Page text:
Best bird documentary for you birders

I remember a scene in a TV programme on twitchers on the Isles of Scilly, where it was raining so a birder was shown staying indoors and watching a documentary. He explained that he would try to tick off as many bird species as possible from the documentary he was watching, in order to while away the time.

Anyway, I encourage you birders out there to write what your favourite bird-themed documentaries are, either for this rather arcane ticking game or otherwise for your entertainment.

Cheers!

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Never thought of that, but its an interesting perspective of listing down all the birds in documentaries, one of my favourites documentaries is called ‘bird of prey’, enjoyable and inspiring.

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I was recently watching a penguin docuseries from BBC called “Penguins: Spy in the Huddle” and immediately became emotionally invested; there’s a scene where another penguin is comforting a mother who lost her chick that absolutely shatters me. There’s some clips of it on youtube if anybody’s interested. It’s also narrated by David Tennant, which is pretty cool!

I would bet that there are a lot of birders out there who see birds in movies and TV shows during regular viewing, and can pick out species and errors in the shows like when African vultures are used in shows made in the U.S. southwest deserts. This is because U.S. federal law forbids possession of migratory birds.

I watch British TV shows on DVD from our local libraries. I see barn owls in the Midsomer Murders episodes. I also hear birds that I cannot identify. I have never been to the U.K., and haven’t studied the birds’ call over there.

I also watch shows on DVD made in Australia like “The Brokenwood Mysteries”. I hear birds that I cannot identify.

(I should try to record these calls/songs and use the Merlin birding app on my phone. I would have to download the appropriate bird pack.)

I know a number of birders here in Northeast Ohio who watch golf on TV. We often post what birds we see and hear on the golf broadcasts in the U.S. My most frequently heard bird I can identify is the red-bellied woodpecker. I can also recall hearing Carolina wrens and cardinals. These are bold, loud birds that probably doesn’t care about the crowds on the courses. Mallards are also often seen on TV in the ponds around the courses. Gulls are difficult to ID in these broadcasts because they are flying.

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sure they were not sound effect birds?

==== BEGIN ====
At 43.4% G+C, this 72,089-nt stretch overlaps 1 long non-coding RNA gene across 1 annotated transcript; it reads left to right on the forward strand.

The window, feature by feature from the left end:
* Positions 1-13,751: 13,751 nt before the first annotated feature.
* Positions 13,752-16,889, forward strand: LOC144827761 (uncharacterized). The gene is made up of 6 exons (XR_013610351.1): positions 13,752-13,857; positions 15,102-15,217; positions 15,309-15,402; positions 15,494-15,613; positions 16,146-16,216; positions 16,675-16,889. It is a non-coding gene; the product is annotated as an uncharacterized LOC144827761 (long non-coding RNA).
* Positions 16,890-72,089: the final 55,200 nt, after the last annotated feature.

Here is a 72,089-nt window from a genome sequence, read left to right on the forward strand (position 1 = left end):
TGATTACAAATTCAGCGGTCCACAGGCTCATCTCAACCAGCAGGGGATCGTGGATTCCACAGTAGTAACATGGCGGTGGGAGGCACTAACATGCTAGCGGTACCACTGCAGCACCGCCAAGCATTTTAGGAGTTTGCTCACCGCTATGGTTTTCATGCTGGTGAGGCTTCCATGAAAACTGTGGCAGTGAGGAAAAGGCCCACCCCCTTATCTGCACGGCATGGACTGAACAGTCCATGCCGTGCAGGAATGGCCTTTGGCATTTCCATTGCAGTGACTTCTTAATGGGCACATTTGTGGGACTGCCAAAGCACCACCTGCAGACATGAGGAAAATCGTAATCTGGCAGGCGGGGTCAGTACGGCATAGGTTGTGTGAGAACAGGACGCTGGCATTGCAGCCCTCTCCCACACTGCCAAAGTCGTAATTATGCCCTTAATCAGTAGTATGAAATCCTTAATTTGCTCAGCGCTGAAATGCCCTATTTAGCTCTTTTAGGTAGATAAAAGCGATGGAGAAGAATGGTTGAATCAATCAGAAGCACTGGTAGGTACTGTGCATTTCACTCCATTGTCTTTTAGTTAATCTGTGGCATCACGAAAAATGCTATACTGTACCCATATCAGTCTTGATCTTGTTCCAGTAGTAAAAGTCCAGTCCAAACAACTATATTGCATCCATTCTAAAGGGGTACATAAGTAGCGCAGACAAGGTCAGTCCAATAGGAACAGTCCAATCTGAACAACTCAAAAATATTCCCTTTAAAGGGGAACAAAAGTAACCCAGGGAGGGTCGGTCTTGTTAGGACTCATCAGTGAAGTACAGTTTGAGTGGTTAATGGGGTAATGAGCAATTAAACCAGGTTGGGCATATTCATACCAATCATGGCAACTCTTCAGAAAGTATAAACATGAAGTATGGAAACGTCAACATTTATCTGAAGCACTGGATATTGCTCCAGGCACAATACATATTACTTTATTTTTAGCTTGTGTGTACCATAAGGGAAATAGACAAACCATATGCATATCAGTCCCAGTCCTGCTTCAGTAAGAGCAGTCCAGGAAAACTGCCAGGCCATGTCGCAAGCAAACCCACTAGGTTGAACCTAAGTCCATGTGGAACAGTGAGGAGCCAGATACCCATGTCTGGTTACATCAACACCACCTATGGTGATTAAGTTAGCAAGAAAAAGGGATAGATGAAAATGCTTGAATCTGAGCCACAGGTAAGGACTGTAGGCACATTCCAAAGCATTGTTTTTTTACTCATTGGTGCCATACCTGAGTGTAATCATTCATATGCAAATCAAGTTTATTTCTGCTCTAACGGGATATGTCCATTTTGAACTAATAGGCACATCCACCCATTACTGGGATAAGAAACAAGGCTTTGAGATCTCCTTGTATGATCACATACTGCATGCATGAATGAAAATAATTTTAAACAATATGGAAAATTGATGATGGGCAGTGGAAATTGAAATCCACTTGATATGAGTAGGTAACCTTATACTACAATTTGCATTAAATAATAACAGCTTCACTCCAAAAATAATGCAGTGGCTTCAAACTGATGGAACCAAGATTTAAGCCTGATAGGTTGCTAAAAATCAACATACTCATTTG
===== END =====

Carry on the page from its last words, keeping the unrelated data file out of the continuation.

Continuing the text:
I learned a really neat fact the other day - as I’d actually never heard bald eagle calls - but it does sound…less than epic. They use a red tailed hawk call for all programming, so our fancy magestic american bird the bald eagle sounds as epic as it should. If you search “bald eagle sound effect” they’re all red tail hawk calls. At the Auburn games, (am college football) when they fly the eagle around the stadium (I don’t know why - never been just told this is a thing) they even play the red tail hawk call on the PA so thats what you hear. It’s a huge thing! I never knew xD Every single ‘hollywood’ film uses it. Kinda like how all frogs go “ribbit” because that’s the species they had a recording of.

So anyway…I’d be warry of counting birds from calls on TV programs…

(In my defense, I am not a birder, and I have significant hearing loss and don’t even try to ID birds from calls so there’s no way I’d notice the discrepancy myself LOL)

I can assure you if it’s British tv, there’s at least one Robin singing louder than humans are talking. I don’t remember birds from MM, but local online community was interested in counting how many times that one barn owl and fox were shown. Fox sounds are very prevalent there at night times too.
There’s one captive Harris’s hawk as I remember, and a painted hoopoe.
upd. hah, I opened first episode of the first season, first 5 seconds and robin is there!

The best bird documentary to try to tick off species from is this one:

https://youtu.be/T-jn1_thxK8

I have heard about that about eagles in programs and using red-tailed hawk calls for them. I have seen/heard it myself.

I will have to look up the robin song.

I also hear the red fox “scream” a lot in British TV shows in the countryside.

You can check here and here, it’s easy to recognize as it’s the only bird (in Europe) that uses that “tziii” part so much, other than song you can hear its alarm sounds, that are discribed as “sound of hitting polished stones”.